Movie Review: 'White Bird in a Blizzard' (2014)

In the 80's on an ordinary day in the life of a mouthy teenager (Shailene Woodley), Kat's mother (Eva Green) mysteriously vanishes off the face of the earth.

Following her abrupt departure, Kat flashes back to the events leading to her mother’s absence, as she’s simultaneously haunted by disturbing visions. Her devastated father (Christopher Meloni) is beside himself with grief, a response that is not shared by his perpetually disgruntled daughter.

Throughout director Greg Araki’s trippy adaptation of Laura Kasischke’s novel, a backstory of vicious infighting between the mother and daughter unfolds, leading one to wonder what revelation this is all leading to. 

There is a streak of competitiveness to their relationship, a tone that sets off physical altercations, and bizarre outbursts from Kat’s unnerved mother, Eve.

Kat spends most of the movie stating the peculiar timeline of events rather matter-of-factly, as if reciting a mundane grocery list. Her cold demeanor borders on cruel, callous, and lacking in any compassion.

Her father treats her exceedingly well, and all she can do is snap back at him with degrading barbs that are unwarranted. It’s a pattern of behavior she shares with her mother, though she considers herself a superior person. 

The narrative’s wacky take on the recollected happenings, treats all of this dysfunction as exceptionally normal. There’s no reason given as to why Eve, a once loving and compassionate mother; eventually turned on her daughter.

It appears obvious that she’s suffering from a splintering mental state and yet no one takes a real interest in getting her help. After her mother’s disappearance, Kat has no trouble finding a therapist to work with and yet her mother is not afforded the same concern.

The many tangled threads are eventually weaved together in a hazy, nightmarish quality that makes "White Bird in a Blizzard" feel as if it exists in an alternate universe. The “wise” beyond her years young adult angle is clichรฉ and a bit trite at his point, wearing thin on the previously paved road of other cinematically quirky wonder kids (here’s looking at you “Juno”).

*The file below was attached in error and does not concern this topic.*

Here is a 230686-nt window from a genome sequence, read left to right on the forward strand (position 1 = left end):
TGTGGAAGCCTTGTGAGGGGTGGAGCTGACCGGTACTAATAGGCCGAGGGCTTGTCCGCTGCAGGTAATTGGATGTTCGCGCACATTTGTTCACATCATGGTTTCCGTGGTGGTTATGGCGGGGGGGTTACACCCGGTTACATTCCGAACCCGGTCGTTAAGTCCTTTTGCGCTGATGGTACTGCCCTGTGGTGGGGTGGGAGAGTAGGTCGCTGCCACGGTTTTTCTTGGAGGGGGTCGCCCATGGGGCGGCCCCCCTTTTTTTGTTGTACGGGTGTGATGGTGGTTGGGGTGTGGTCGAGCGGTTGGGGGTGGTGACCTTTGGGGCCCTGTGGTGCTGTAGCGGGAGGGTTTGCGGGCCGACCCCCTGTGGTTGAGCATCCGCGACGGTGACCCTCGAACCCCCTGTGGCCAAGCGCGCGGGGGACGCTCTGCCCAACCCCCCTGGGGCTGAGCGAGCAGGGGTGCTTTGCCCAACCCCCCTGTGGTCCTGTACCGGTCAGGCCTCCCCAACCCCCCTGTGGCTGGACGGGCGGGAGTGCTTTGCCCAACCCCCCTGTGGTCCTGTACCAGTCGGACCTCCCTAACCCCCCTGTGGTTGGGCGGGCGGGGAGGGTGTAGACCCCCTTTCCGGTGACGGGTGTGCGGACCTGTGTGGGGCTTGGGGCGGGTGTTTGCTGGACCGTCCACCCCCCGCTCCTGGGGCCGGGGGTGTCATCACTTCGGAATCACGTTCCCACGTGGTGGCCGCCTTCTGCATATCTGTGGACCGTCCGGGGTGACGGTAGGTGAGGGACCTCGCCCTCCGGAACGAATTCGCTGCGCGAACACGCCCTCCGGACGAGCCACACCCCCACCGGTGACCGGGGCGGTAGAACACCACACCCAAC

After playing a string of girl-next-door sweethearts, Shailene Woodley sheds the skin of those personas in a convincing performance that does not shy away from being brassy. Kat is unlikable and Woodley does not play it otherwise; showing off her range by not attempting to self-consciously spin the character to be pleasant. 

She also manages to stand her ground opposite Eva Green, a tricky task for even the most seasoned of actors. Green, keeping that signature wily glint in her eye is mesmeric even in an erratic, and half-baked role that offers her little else to do, but act crazed. She makes it credible though.

Meanwhile Christopher Meloni gives an earnest performance that’s tenderness only makes Woodley’s Kat seem all the more heartless.

As a drama and mystery, “White Bird” is compelling as it keeps one guessing as to what all of the collateral information means, and where it is all headed. Learning why Kat and her mother’s relationship fragmented does not seem to be the point. Neither does finding closure for its core mystery, making a definitive answer feel all the more out of reach.

Kat’s coming-of-age drama falls flat given she is 16 going on 45. Therefore you cannot really call what she goes through during the course of the movie, an awakening.

“White Bird” is so blinding in its teenage angst and rebel without a cause mentality (heavy emphasis on the ‘without a cause’ portion) that it is almost too aloof to connect with.

Similar to finding that eponymous bird in a blizzard, it’s just as tough to spot the heart of “White Bird” and without it; this movie doesn’t have much of a pulse. Rating: 6/10

Want to hear more about this dramatic mystery movie? Check out the episode of War Machine vs. War Horse, I was fortunate enough to guest on, where we discuss "White Bird in a Blizzard", "The Burning Plain" and "Winter's Bone". Click here to listen